Depression can affect men of all ages and backgrounds. Around one in eight Australian men experience depression at some stage in their lives.
Since suicide is the leading cause of death for men under the age of 44, and 75 per cent of suicides in Australia are by men, it seems clear that many men are struggling in silence.
Social and cultural expectations about what it means to be a man can contribute to depression and suicide, and can be a hurdle to men seeking help.
"Masculinity norms are one of the contributing factors to men not seeking treatment," says Dr. Stephen Carbone from beyondblue.
Expressing problems and feelings may be seen as a sign of weakness by some men. This can mean that men bottle things up and choose not to reach out to others for advice or assistance when they need it.
In this article, we take a look at which men are most at risk of depression, and how depression manifests. We also explore the story of Jonathan, who was diagnosed with severe depression and anxiety at the age of 21.
Causes of male depression
The causes of depression are complex and diverse. They may include biological (genetic) factors, personality factors, adverse early life experiences, and current life stressors. Some episodes are triggered by a long-running build-up of pressures, while others are brought on by a specific issue or event, such as a relationship breakdown, a change in health or the loss of a job. At other times, depression can strike without apparent cause or warning.
Depression in men – who is most at risk?
Men from from all walks of life can experience depression, but some are at greater risk than others.
Mental health conditions often commence in adolescence or young adulthood, and rates of depression in the 16 to 24 age group are among the highest of all age groups. Some young men have a hard time finding their place in the world and making the transition to adulthood. Often their mood swings get passed off as teenage angst and go undiagnosed.
At the other end of the scale, older men are also vulnerable. A decrease in physical health, the death of a loved one, loneliness or moving from independent to assisted living can all take a toll on mental health.
Men from rural and remote areas can also be vulnerable to depression. Feelings of isolation, changing economic circumstances and the stress of rural life can all contribute.
Bullying, discrimination and prolonged or intense stress in the workplace have been shown to be major contributors to depression. By the same token, the stress of unemployment and dealing with financial burdens can also have a draining emotional effect on men, especially if they have been brought up to believe they have to be the provider for their family.
Groups who face discrimination and exclusion also suffer from higher rates of depression. This includes gay, bisexual and transgender men, Aboriginal and Torres Strait Islander men, and men with a disability, among others.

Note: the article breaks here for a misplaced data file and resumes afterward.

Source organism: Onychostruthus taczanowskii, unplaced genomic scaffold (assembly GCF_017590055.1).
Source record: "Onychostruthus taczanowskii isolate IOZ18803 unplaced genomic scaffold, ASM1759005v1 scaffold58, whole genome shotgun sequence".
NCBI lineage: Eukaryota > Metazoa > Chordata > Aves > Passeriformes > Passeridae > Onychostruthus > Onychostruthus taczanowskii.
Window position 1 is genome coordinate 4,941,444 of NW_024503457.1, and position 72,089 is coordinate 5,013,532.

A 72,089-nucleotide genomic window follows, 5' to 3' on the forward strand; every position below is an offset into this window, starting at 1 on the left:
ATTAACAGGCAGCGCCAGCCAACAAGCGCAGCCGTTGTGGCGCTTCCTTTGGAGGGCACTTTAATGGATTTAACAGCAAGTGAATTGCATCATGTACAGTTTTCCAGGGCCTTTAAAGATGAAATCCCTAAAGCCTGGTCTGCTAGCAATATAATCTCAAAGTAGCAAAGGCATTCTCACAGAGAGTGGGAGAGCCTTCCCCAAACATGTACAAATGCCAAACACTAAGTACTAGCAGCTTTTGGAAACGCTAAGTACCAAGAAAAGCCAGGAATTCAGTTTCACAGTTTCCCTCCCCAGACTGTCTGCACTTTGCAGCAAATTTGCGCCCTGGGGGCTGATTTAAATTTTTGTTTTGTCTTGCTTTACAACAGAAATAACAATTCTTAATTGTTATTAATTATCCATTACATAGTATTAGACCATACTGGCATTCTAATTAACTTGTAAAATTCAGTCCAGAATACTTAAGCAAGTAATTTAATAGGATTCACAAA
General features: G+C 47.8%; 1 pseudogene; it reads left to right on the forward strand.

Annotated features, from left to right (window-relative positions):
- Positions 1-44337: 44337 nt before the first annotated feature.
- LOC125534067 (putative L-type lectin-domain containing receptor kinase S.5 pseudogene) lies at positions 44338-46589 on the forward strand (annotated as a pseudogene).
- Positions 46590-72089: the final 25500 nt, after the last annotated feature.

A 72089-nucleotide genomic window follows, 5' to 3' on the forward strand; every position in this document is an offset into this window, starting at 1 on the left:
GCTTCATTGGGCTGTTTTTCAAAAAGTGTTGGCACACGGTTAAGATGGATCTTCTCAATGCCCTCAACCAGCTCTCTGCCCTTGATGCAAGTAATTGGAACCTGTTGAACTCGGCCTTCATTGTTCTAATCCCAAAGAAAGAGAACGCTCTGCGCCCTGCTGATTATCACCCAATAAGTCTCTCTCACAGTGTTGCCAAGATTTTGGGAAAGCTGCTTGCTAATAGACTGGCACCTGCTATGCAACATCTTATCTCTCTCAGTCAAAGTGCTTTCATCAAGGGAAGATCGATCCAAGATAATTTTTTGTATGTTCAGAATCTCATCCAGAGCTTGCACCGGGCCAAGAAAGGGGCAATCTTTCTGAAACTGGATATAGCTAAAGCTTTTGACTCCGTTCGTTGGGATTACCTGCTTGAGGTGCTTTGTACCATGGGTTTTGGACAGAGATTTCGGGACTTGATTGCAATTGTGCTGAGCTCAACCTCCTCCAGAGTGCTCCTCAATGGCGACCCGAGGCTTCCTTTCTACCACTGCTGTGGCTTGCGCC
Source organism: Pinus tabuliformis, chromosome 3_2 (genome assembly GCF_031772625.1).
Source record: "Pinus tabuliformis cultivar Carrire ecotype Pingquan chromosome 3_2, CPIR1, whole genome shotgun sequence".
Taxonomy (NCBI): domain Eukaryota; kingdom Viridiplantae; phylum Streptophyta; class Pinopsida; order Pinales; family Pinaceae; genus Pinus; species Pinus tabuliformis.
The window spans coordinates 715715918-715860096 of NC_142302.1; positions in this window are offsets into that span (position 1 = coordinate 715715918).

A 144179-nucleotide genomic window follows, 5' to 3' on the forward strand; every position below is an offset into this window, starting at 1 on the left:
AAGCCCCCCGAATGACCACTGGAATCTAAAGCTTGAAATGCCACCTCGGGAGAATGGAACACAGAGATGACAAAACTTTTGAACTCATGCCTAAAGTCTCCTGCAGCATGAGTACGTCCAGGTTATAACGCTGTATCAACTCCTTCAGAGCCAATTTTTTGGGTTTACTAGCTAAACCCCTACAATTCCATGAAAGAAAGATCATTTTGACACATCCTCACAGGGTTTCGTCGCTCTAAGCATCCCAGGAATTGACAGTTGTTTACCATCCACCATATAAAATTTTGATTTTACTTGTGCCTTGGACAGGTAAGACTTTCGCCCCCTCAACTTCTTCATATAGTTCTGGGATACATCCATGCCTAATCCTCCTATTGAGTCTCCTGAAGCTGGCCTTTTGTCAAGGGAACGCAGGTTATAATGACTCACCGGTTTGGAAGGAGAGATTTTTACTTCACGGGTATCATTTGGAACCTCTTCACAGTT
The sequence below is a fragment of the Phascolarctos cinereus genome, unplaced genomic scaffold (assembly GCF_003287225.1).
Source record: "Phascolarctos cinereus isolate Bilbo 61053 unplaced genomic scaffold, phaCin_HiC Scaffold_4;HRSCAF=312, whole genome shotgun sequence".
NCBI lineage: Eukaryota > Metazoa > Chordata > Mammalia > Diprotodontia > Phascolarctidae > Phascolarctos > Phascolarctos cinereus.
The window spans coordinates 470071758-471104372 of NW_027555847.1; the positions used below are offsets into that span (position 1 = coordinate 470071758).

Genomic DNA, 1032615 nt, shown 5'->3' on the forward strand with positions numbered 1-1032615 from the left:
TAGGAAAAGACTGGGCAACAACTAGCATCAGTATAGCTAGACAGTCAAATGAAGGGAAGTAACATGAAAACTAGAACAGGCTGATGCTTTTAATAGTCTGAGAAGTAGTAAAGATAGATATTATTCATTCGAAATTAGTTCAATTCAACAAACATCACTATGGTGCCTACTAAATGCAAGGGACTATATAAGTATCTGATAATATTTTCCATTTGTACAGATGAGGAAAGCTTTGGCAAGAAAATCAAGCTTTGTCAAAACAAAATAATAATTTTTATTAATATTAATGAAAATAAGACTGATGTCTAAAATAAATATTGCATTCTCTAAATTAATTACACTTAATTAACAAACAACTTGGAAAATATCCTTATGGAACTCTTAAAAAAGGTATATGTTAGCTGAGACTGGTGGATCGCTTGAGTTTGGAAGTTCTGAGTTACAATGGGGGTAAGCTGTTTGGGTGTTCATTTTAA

Signs of depression in men
Depression is characterised by feeling sad, down or miserable for more than two weeks, and losing pleasure and interest in life.
"The depressed mind starts to see everything in negative ways. You feel bad about yourself, bad about your life and bad about your future," says Dr. Carbone.
But there are other signs and symptoms of depression that may seem less obvious. You may experience physical pain (including back and muscular pain), headaches, sleeping problems, tiredness, significant weight gain or loss, and sexual dysfunction due to depression, but it's easy to attribute these to other factors such as physical ill-health, age or overwork.
Some men with depression may feel irritable, angry or violent. Others may develop uncharacteristic or reckless behaviour, such as reckless driving, drinking too much, drug misuse or compulsive gambling. Getting help sooner rather than later is the key to preventing the negative impacts these changes can have on your life.
A first step towards treatment
The first step towards successful treatment of depression is for men to understand that depression is a common condition and that there is no reason to feel ashamed.
Dr Carbone stresses that, "Depression is not your fault. It’s not a reflection of who you are, it’s a health condition that anyone can experience."
Jonathan remembers how hard it was to start talking openly about his depression. "There was some shame and embarrassment. Men are used to hurting a muscle playing sport, but not talking about things. It’s almost ingrained in us not to admit there’s something wrong," he says.
Modern treatments are very effective. They include lifestyle advice, psychological therapies and anti-depressants, and most men who do seek help will return to their previous levels of satisfaction with their life.
Jonathan tried many different things, but for him, medication and taking control of lifestyle factors such as alcohol, diet and exercise have been the key to overcoming depression. He urges other men to seek help when they need it.
It can be difficult to recognise depression in yourself, but easier to spot in others that you know well. If you think that someone you know is struggling, ask them how they're going. Have the conversation. As Dr Carbone says, "Keep an eye on the blokes in your life and the people around you."